Question: I am a non-citizen who was convicted of a crime in the U.S. a few years ago. Recently, my criminal attorney helped me get my criminal record expunged and sealed. Now, I am preparing to apply for a green card on the basis of marriage to a U.S. citizen. The green card application asks if I have ever been arrested, prosecuted, or convicted of a crime. Since my conviction was expunged, can I answer “No” to these questions?
Answer: You must answer “Yes” to these questions and any other applicable questions. For immigration purposes, the expungement or sealing of a criminal record does not mean the criminal record does not exist. You must answer all questions on the green card application truthfully without regard to the expungement of your record.
Expungement: The Criminal Justice System vs. the Immigration System
An expungement is the deletion of a criminal conviction from your record. In most U.S. states, if a court has expunged your criminal record, then you are considered to have never committed a crime at all in the context of the criminal justice system. If an employer, landlord, or lender asks if you have a criminal record, you can truthfully answer “No.” A background check on you will not reveal your prior conviction.
However, the criminal justice system is different than the U.S. immigration system. For immigration purposes, criminal arrests, indictments, and convictions always exists, regardless of whether they have been expunged. The green card application asks you to answer questions such as:
- Have you ever been arrested?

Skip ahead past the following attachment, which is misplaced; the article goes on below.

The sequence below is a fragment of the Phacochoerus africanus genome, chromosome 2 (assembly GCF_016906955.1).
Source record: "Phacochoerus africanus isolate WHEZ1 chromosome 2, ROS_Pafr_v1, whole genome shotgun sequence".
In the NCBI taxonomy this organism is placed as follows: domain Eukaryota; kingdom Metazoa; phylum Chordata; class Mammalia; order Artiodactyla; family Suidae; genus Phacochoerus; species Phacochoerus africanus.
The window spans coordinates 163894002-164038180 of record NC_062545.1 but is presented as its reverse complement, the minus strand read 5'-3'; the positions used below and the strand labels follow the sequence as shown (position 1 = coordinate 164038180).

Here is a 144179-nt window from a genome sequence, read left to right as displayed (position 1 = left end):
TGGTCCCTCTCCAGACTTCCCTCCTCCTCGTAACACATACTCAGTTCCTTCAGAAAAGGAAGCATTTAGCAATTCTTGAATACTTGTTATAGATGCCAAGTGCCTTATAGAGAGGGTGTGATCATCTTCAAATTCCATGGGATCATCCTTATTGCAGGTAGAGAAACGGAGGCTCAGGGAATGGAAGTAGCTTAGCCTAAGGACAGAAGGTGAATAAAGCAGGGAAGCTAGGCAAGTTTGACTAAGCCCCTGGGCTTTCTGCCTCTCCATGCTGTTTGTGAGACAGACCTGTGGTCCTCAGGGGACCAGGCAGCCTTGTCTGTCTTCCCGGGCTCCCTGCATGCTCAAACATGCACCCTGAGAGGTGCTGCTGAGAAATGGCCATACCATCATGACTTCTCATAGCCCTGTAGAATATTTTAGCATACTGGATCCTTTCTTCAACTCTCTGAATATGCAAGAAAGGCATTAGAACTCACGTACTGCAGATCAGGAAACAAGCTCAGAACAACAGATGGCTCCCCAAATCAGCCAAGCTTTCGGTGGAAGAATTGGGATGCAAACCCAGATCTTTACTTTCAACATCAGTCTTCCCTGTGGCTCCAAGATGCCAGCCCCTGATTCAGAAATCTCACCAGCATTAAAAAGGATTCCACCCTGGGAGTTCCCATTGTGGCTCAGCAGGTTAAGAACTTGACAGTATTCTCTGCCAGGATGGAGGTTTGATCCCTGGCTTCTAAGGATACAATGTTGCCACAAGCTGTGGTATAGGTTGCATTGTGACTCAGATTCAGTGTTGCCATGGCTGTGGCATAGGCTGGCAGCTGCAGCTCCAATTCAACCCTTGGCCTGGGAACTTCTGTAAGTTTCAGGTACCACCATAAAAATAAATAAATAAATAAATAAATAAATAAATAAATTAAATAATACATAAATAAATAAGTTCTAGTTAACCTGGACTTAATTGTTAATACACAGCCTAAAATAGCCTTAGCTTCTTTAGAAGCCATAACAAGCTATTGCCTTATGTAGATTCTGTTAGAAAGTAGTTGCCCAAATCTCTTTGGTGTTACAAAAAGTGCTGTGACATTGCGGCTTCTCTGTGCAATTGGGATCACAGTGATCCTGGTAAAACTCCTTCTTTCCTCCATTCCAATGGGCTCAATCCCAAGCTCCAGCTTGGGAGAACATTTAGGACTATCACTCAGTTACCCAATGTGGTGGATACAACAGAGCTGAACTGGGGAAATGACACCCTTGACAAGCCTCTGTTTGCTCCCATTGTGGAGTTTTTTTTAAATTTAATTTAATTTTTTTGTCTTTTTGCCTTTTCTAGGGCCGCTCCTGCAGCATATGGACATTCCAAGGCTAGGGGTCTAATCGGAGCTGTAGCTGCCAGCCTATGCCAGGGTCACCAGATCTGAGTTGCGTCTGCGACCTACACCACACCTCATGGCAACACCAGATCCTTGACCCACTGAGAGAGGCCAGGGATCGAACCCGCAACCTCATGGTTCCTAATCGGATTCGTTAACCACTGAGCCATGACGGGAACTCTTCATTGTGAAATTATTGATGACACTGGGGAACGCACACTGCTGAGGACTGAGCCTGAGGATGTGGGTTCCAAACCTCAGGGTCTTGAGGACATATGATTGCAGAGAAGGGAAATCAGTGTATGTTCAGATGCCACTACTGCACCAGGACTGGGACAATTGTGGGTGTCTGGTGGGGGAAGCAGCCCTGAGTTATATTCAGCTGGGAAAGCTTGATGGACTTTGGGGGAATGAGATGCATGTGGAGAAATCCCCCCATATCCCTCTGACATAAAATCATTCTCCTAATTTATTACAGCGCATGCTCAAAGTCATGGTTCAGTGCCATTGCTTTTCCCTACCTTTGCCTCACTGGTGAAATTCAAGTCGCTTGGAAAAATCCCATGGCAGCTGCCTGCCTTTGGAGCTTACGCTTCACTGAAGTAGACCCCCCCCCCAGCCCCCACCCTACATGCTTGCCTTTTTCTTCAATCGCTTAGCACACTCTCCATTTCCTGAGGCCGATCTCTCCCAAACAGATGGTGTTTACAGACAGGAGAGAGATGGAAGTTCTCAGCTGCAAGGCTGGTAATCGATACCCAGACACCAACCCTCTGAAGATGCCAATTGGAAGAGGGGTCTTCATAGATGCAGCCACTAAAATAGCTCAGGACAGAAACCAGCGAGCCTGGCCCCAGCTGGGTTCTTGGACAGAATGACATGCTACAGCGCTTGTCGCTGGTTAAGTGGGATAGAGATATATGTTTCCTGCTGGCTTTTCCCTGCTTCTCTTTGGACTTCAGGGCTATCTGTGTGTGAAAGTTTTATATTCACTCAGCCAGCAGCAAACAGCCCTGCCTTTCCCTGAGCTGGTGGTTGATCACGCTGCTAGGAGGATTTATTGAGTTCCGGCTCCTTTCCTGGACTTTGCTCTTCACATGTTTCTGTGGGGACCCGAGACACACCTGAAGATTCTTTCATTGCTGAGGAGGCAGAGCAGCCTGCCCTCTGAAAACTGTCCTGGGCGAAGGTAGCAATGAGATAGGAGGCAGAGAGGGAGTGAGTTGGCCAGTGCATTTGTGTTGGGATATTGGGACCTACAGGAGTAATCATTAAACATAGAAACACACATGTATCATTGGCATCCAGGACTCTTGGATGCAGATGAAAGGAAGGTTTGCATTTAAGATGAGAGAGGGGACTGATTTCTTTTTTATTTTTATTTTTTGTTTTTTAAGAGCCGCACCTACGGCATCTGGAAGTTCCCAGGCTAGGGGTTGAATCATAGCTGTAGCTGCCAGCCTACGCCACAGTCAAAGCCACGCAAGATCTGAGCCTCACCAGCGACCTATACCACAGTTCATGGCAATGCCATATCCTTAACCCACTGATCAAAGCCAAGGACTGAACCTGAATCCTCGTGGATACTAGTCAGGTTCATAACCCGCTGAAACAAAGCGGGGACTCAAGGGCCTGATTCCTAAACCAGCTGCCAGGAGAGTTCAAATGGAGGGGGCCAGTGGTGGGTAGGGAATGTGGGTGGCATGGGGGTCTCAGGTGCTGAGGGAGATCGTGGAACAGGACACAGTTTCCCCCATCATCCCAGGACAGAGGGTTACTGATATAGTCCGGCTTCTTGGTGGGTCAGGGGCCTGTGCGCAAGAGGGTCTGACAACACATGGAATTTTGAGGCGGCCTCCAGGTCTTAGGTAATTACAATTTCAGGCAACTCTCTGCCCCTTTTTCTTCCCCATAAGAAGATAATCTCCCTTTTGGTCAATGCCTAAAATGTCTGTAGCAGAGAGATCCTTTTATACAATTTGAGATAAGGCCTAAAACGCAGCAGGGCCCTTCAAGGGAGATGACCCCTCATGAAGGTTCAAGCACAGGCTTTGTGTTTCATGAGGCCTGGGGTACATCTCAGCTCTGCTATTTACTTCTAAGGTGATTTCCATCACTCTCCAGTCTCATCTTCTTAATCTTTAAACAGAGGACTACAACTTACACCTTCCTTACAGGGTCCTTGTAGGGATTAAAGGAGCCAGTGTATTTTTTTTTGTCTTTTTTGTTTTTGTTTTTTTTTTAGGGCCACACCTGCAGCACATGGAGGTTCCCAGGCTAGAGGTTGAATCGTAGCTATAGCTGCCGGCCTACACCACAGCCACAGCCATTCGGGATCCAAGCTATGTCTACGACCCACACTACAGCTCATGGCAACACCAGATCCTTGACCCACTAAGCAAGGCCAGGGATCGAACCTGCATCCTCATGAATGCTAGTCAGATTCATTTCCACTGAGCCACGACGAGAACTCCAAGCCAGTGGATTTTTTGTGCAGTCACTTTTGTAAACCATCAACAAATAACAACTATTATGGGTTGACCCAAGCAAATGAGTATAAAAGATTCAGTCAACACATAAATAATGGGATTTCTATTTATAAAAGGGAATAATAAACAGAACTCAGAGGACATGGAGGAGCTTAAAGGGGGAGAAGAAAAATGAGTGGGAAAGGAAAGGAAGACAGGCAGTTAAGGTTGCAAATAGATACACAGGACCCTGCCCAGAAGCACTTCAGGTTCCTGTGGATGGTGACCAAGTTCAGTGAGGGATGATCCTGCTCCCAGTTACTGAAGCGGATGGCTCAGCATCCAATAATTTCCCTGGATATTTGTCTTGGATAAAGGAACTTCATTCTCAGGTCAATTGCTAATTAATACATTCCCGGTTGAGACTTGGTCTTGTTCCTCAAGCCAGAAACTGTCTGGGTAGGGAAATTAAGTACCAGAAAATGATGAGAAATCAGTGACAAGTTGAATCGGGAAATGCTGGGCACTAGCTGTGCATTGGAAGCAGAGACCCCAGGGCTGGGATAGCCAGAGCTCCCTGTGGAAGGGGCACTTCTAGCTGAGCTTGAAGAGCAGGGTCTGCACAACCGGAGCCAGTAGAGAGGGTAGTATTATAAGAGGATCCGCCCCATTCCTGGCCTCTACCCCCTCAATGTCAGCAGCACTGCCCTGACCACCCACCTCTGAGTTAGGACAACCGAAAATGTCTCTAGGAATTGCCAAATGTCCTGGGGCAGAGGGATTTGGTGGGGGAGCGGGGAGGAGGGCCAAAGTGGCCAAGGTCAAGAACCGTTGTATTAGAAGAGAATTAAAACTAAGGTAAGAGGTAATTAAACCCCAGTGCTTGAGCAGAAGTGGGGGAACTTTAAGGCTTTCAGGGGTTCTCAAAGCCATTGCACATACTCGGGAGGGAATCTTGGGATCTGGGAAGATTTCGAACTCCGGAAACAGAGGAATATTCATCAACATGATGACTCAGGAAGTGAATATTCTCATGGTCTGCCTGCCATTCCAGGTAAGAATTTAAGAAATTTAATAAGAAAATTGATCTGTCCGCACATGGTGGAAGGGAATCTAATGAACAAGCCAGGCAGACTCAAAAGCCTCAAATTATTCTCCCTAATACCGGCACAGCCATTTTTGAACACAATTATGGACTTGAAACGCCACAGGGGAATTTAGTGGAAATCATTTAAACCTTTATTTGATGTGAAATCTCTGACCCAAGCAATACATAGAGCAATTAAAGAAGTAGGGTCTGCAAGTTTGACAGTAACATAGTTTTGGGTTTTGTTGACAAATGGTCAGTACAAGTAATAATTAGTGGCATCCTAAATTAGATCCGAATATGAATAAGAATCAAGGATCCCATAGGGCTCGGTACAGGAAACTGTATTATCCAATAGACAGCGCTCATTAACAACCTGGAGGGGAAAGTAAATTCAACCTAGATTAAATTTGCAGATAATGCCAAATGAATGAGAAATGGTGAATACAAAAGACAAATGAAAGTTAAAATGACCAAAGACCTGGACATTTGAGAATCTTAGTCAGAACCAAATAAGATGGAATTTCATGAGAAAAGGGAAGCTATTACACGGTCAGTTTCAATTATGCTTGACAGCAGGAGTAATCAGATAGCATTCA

- Have you ever been a defendant in a criminal proceeding?
- Have you ever pled guilty to a crime?
- Have you ever been convicted of a crime?
- Have you ever been ordered punished by a judge?
If the answers to any of these questions is “Yes,” you must answer truthfully, even if your conviction was later expunged.
During your green card application process, you will provide your fingerprints to USCIS. USCIS will compare your fingerprints and other information to information in the FBI database. If you have been arrested, USCIS will know.
What is the effect of a criminal conviction on my green card application?
The fact that you have been arrested or even convicted of a crime does not automatically mean that USCIS will deny your green card application. Whether you can still obtain a green card with a criminal record depends on several factors, such as the facts of your case, the nature of the crime, and the sentence you received.
According to U.S. immigration law, convictions for crimes involving drugs, prostitution, money laundering, or human trafficking may make you ineligible to receive a green card.
Even if you have been convicted of one of the above crimes, you might be eligible for a waiver of inadmissibility, which means you may still be able to obtain a green card.
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ImmiFree.Law is The Harrison Law Firm P.C.’s online platform to make the family immigration and naturalization process more efficient, accurate, and affordable. Baya Harrison, Esq. is an attorney licensed in New York, Florida, and California. Attorney Harrison has helped numerous individuals and families navigate the U.S. immigration process, specifically family-based petitions and naturalization.